“From a parental point-of-view, having her here is having third parties supporting what we’re saying, why we’re not letting them do things or why we do, we’re not making it up,” affirmed Carl Kao.
Allison said she appreciates her dad’s supervision in checking her e-mail contacts and making sure she's communicating with real people she knows.
Their mother, Debbie Kao, commented that Allison and her 9-year-old sister Rachel, a fourth-grader at , were too young for Facebook, which sparks the question,
Carl Kao believes that it “depends on the maturity of the child, the personality and the situation. You can’t say at this age or what not."
So what is cyberbullying?
Cyberbullying can be defined as “willful and repeated harm inflicted through the medium of electronic text.” This includes the spread of hurtful, unwanted and negative words, pictures, and videos targeting someone through some form of electronic text: cell phones, email, text messages, blogs, YouTube, Facebook, Twitter etc.
In contrast to the traditional notion of a bully, where bullying occurs face-to-face, the cyberbully remains “faceless” and even times anonymous, with the power to instantaneously distribute damaging messages or images to a mass global audience, in places such as the Internet, where information rarely disappears for years to come, if ever.
Who are involved?
According to the Cyberbullying and Online Teens (2007) Pew report, “about one third (32%) of all teenagers who use the Internet say they have been targets of a range of annoying and potentially menacing online activities: receiving threatening messages; having their emails or text messages forwarded without consent; having an embarrassing picture posted without permission; or having rumors about them spread online.”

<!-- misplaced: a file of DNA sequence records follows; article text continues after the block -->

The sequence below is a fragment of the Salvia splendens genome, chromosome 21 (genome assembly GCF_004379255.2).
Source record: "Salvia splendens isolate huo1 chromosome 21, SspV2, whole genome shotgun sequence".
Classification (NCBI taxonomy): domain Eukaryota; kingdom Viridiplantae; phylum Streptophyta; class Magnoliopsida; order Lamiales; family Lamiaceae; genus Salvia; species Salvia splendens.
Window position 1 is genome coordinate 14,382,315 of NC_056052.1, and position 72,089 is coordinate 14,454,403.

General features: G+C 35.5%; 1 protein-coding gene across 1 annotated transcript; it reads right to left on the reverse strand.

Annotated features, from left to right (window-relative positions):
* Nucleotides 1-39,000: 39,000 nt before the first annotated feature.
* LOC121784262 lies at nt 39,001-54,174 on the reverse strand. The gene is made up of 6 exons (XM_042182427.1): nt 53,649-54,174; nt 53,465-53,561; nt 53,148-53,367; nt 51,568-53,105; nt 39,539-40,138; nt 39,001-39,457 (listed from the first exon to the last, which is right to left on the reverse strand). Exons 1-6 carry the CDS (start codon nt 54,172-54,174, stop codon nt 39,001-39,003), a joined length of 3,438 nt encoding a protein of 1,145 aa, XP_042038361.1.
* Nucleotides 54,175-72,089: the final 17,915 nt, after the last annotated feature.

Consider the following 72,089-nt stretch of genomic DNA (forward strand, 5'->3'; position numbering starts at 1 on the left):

In addition, 38% of girls reported having been bullied online compared to 26% of boys. The group reporting the highest rate of cyberbullying at 41% was girls between the ages of 15 and 17.
What are consequences of cyberbullying?
The cyberbullying case of 18-year-old Rutgers University freshman and talented violinist Tyler Clementi, which happened in September of 2010, is a recent tragic example of the detrimental consequences of cyberbullying.
Clementi committed suicide by jumping from New York’s George Washington Bridge on Sept. 22, three days after his roommate Dharun Ravi and classmate Molly Wei secretly broadcast Clementi’s sexual encounter with another man live over the Internet.
Around the same time, Seth Walsh, a 13-year-old from Tehachapi, CA hanged himself from a tree in his backyard and ultimately died from his self-inflicted injuries. Walsh had been chronically tormented at school for being gay and bullied long before he came out.
Earlier in 2010, 15-year-old Phoebe Prince of South Hadley High School in Massachusetts hanged herself after being bullied through the halls at school and on Facebook for months after she and her family emigrated from Ireland to the U.S. in late 2009. She began dating a popular football player, some girls got jealous, and the cruelty began. School administration did nothing.